By an amazing coincidence Robin Pape was due to shoe the Barisdale ponies the next day and could fix Solo on his way in – at lunch time.
Next morning’s arrival at Kinloch-hourn provoked some consternation as the horses were conspicuously absent from their paddock. Consternation gave way to screams from Janet who spotted a large patch of pink on a cliff face. Thankfully this was only a rhododendron in full flower and the horses were several hundred yards further up the mountain, looking wistfully at a closed gate that stopped them escaping to Kintail. Leon left us to wait for Robin while he drove the 80 miles to catch the ferry from Mallaig.
The Barisdale coast path can only be described in one word – sensational. It is a masterpiece of drystone-work hugging the cliffs and the coast; very narrow and exposed in places, alternately perching precariously above the sea or following the high tide line.
Another near disaster awaited us when Bobby got tangled up in the lift bags used for the footpath repairs and sunk into the peat, nearly trapping me. Swift action with the penknife and he was able to lunge out unharmed.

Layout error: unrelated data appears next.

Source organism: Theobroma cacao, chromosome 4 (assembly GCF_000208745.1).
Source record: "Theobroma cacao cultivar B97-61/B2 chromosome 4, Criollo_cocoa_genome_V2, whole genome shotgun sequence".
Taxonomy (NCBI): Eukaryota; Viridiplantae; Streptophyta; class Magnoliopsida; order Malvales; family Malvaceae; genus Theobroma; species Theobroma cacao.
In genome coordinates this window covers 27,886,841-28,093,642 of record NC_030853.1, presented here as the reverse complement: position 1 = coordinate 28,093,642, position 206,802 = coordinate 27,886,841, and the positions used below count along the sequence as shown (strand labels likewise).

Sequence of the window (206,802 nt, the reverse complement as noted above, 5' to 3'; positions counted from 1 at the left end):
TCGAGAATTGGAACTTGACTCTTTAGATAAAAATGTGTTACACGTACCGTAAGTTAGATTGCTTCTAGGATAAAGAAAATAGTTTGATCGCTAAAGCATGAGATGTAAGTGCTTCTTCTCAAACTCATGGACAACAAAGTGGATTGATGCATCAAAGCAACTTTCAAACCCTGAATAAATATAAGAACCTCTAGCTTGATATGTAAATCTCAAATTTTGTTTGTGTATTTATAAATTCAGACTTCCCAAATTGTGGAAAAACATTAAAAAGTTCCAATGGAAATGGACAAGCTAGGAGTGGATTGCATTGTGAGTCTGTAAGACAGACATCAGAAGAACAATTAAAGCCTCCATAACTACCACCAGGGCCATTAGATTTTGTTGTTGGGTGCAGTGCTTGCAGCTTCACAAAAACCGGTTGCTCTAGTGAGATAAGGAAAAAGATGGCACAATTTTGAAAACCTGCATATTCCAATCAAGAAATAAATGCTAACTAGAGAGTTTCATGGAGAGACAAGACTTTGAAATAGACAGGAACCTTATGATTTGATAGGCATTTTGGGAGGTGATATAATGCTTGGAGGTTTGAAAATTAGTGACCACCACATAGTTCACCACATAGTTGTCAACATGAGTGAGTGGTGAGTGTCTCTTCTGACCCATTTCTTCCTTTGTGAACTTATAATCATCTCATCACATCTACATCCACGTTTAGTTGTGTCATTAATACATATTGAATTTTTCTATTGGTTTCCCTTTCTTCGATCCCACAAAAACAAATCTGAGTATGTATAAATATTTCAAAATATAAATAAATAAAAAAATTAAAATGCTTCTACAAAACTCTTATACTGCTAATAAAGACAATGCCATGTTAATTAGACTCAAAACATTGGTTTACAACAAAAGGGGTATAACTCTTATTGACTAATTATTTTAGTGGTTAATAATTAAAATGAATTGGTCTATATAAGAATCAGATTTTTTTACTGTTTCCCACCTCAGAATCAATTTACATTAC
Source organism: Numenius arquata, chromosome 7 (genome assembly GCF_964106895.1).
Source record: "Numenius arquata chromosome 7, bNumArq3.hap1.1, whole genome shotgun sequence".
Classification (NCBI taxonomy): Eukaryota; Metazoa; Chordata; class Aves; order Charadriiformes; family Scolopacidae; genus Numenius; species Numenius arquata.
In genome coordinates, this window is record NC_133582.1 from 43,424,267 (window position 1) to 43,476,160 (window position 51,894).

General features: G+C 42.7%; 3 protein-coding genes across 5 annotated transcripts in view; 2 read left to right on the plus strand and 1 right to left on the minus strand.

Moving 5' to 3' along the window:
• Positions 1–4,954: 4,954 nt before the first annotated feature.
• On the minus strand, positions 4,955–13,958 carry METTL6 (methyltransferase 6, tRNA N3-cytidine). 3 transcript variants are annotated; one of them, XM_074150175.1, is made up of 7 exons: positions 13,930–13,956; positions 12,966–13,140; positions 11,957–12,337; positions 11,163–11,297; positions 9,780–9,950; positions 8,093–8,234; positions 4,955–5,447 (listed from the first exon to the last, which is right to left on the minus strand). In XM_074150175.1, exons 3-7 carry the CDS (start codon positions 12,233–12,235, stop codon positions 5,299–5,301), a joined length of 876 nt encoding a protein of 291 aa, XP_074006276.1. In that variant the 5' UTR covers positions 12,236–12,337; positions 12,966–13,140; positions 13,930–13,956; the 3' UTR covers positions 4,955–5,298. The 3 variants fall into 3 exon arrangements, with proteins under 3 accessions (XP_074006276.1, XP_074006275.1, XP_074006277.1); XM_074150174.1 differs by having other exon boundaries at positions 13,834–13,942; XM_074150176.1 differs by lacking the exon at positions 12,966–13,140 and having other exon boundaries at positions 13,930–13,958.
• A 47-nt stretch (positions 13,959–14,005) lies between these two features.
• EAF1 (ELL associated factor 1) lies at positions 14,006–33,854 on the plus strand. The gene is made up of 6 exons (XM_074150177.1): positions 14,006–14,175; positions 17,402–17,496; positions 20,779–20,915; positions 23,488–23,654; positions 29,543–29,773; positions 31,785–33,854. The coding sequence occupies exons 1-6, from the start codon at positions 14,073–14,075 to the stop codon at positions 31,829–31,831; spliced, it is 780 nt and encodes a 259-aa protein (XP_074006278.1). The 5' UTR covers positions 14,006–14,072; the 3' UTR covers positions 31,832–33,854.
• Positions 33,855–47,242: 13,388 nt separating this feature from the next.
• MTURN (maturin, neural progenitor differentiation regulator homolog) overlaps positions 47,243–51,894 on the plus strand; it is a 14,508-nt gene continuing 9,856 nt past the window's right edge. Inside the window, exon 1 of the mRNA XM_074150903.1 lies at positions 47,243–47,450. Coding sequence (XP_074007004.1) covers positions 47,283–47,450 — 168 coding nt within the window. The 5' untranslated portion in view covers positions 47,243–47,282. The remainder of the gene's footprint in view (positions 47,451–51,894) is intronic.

The view from the summit of the Mam Barisdale was superb, but very different from the winter when I had struggled up there through knee high snow.
At Inverie Cara, our landlady, took one look at us and insisted on washing our jods. She was seriously into clean, so they went in at a very hot wash. Khaki turned to a delicate shell blue, leaving me exceedingly grateful that neither Janet nor Mary wore burgundy.
The Old Forge sells seriously good food and beer and I awoke to rather less of a hangover than I deserved and we were off on day three for a more leisurely ride back to Kinloch-hourn. We discovered just how narrow and exposed the path was when Bella stepped into mid-air leaving Janet rolling and somersaulting fifteen yards down the hill towards the water. Bella managed to keep her feet and scrambled back up to the path a few yards further on with only a few scratches.
We reached Kinloch-hourn without further mishap and found the other Grampian team -Molly, Dawn and Fiona, discovering the idiosyncrasies of the hotel.